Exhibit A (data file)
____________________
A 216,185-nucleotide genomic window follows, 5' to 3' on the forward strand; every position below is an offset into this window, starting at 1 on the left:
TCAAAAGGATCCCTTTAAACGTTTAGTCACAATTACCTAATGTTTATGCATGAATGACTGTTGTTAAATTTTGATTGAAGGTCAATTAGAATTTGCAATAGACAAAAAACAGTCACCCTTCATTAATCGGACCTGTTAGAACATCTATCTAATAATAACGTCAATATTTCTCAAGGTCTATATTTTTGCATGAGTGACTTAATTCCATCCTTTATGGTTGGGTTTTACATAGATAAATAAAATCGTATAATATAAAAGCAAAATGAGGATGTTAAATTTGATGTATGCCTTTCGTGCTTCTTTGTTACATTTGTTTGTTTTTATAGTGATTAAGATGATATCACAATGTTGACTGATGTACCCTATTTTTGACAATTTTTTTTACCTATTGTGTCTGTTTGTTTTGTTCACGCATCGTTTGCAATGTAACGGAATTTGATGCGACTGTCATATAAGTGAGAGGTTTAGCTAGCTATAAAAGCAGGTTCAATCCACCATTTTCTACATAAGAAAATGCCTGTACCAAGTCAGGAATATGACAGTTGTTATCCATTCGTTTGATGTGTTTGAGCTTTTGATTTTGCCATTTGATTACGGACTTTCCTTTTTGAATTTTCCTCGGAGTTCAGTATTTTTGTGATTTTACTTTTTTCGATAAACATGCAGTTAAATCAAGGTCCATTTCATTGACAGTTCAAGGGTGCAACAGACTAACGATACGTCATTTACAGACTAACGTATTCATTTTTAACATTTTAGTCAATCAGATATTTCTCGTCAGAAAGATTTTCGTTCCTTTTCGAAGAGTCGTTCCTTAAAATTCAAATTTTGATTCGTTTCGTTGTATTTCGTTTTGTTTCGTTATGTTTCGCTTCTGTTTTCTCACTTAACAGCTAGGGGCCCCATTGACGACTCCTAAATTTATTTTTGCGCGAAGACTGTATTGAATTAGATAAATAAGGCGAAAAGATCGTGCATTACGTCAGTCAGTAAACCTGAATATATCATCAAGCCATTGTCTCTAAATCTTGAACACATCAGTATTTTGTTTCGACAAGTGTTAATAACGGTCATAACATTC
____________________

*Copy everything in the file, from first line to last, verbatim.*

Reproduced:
A 216,185-nucleotide genomic window follows, 5' to 3' on the forward strand; every position below is an offset into this window, starting at 1 on the left:
TCAAAAGGATCCCTTTAAACGTTTAGTCACAATTACCTAATGTTTATGCATGAATGACTGTTGTTAAATTTTGATTGAAGGTCAATTAGAATTTGCAATAGACAAAAAACAGTCACCCTTCATTAATCGGACCTGTTAGAACATCTATCTAATAATAACGTCAATATTTCTCAAGGTCTATATTTTTGCATGAGTGACTTAATTCCATCCTTTATGGTTGGGTTTTACATAGATAAATAAAATCGTATAATATAAAAGCAAAATGAGGATGTTAAATTTGATGTATGCCTTTCGTGCTTCTTTGTTACATTTGTTTGTTTTTATAGTGATTAAGATGATATCACAATGTTGACTGATGTACCCTATTTTTGACAATTTTTTTTACCTATTGTGTCTGTTTGTTTTGTTCACGCATCGTTTGCAATGTAACGGAATTTGATGCGACTGTCATATAAGTGAGAGGTTTAGCTAGCTATAAAAGCAGGTTCAATCCACCATTTTCTACATAAGAAAATGCCTGTACCAAGTCAGGAATATGACAGTTGTTATCCATTCGTTTGATGTGTTTGAGCTTTTGATTTTGCCATTTGATTACGGACTTTCCTTTTTGAATTTTCCTCGGAGTTCAGTATTTTTGTGATTTTACTTTTTTCGATAAACATGCAGTTAAATCAAGGTCCATTTCATTGACAGTTCAAGGGTGCAACAGACTAACGATACGTCATTTACAGACTAACGTATTCATTTTTAACATTTTAGTCAATCAGATATTTCTCGTCAGAAAGATTTTCGTTCCTTTTCGAAGAGTCGTTCCTTAAAATTCAAATTTTGATTCGTTTCGTTGTATTTCGTTTTGTTTCGTTATGTTTCGCTTCTGTTTTCTCACTTAACAGCTAGGGGCCCCATTGACGACTCCTAAATTTATTTTTGCGCGAAGACTGTATTGAATTAGATAAATAAGGCGAAAAGATCGTGCATTACGTCAGTCAGTAAACCTGAATATATCATCAAGCCATTGTCTCTAAATCTTGAACACATCAGTATTTTGTTTCGACAAGTGTTAATAACGGTCATAACATTC